Find your tribe. Claim your place in society. Act in collaboration with your fellow human beings and rediscover the sense of community that will be so vital in the coming years.
It all feels so good in the moment. You can palpably sense your tension receding. The cynicism that you wear every day like a nametag suddenly breaks and pulls back, and you allow yourself access to your own childlike sense of wonder.
You’re not ruminating on past missteps, nor are you grinding your teeth into powder worrying about what vague unpleasantness the future might hold for you. You’re here, now.
“But nothing in this life lasts, good or bad. The music dies down, the final credits roll, the bouncer leans into your conversation and brusquely informs you that the party’s over.”
But nothing in this life lasts, good or bad. The music dies down, the final credits roll, the bouncer leans into your conversation and brusquely informs you that the party’s over. The chemicals in your system, natural or purchased, begin the long climb-down from their peak. You walk home, doubts and worries slowly worming back into your psyche, as the clock ticks closer and closer to the resumption of ‘real life’.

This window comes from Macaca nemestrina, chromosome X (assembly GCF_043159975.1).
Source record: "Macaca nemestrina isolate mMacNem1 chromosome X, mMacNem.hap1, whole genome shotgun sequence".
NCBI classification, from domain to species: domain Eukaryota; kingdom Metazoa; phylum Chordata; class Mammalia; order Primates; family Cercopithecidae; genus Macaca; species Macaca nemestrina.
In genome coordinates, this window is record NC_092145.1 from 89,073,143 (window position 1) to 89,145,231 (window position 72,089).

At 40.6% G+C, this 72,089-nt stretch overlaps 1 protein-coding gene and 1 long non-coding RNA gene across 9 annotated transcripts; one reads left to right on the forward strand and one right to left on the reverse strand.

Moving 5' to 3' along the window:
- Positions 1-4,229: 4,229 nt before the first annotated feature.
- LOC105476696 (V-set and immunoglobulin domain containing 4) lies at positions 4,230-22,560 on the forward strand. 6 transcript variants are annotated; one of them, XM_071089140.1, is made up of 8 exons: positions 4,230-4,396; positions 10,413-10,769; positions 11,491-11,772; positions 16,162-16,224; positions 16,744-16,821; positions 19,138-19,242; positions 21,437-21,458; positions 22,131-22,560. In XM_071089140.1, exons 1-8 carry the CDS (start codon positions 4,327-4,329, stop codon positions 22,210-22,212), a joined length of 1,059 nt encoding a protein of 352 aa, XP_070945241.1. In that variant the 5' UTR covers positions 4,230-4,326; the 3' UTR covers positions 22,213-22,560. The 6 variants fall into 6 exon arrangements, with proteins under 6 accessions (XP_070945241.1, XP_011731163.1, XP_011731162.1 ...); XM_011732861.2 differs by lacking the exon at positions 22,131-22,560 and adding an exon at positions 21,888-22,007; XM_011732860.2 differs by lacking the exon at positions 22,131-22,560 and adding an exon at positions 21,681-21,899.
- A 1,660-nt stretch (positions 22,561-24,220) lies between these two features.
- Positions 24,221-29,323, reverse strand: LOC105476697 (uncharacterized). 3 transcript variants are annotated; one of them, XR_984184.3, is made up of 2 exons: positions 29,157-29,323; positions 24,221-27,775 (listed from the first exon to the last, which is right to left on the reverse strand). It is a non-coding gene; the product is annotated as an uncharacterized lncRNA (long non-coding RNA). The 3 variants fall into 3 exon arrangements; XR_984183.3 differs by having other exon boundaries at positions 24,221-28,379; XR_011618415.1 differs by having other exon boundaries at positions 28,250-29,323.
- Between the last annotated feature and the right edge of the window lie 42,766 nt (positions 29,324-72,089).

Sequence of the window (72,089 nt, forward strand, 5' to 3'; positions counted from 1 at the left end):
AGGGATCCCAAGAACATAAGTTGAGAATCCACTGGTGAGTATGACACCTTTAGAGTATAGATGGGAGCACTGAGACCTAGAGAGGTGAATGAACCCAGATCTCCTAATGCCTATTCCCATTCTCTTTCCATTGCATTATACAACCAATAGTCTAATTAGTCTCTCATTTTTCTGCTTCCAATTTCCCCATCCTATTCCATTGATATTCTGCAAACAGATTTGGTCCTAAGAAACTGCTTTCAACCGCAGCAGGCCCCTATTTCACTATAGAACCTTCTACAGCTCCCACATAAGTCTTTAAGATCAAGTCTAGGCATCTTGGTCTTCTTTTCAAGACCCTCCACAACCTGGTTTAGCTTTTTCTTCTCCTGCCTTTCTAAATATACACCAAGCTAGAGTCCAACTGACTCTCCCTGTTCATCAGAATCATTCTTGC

I feel as though I’ve been trapped in this hollow cycle for longer than I can truly remember, back into the hazy memories of late adolescence. Always chasing that elusive happiness, only to have it fall like sand through my fingers whenever I grasped it.
As I grow that little bit older, I’ve come to realise that when I was pursuing that perfect gig, that perfect party, or that mythical ideal level of inebriation, what I was really looking for was far less complicated.
All I’ve ever wanted was to be in a room full of my fellow homo sapiens, feeling the same feelings in unison, and knowing that by our presence alone, we were affecting the world in some palpable way, however small.
Although we place so much value in the adornments and rituals that get us into the room in the first place, ultimately these things are incidental. What we all want is a community to be part of, a tribe.
Such tribes are not easy to find these days. Our society has become adept at selling us back these desires for profit. One only has to look at an organisation like FIFA to see how totally the human desire for togetherness can be commercialised.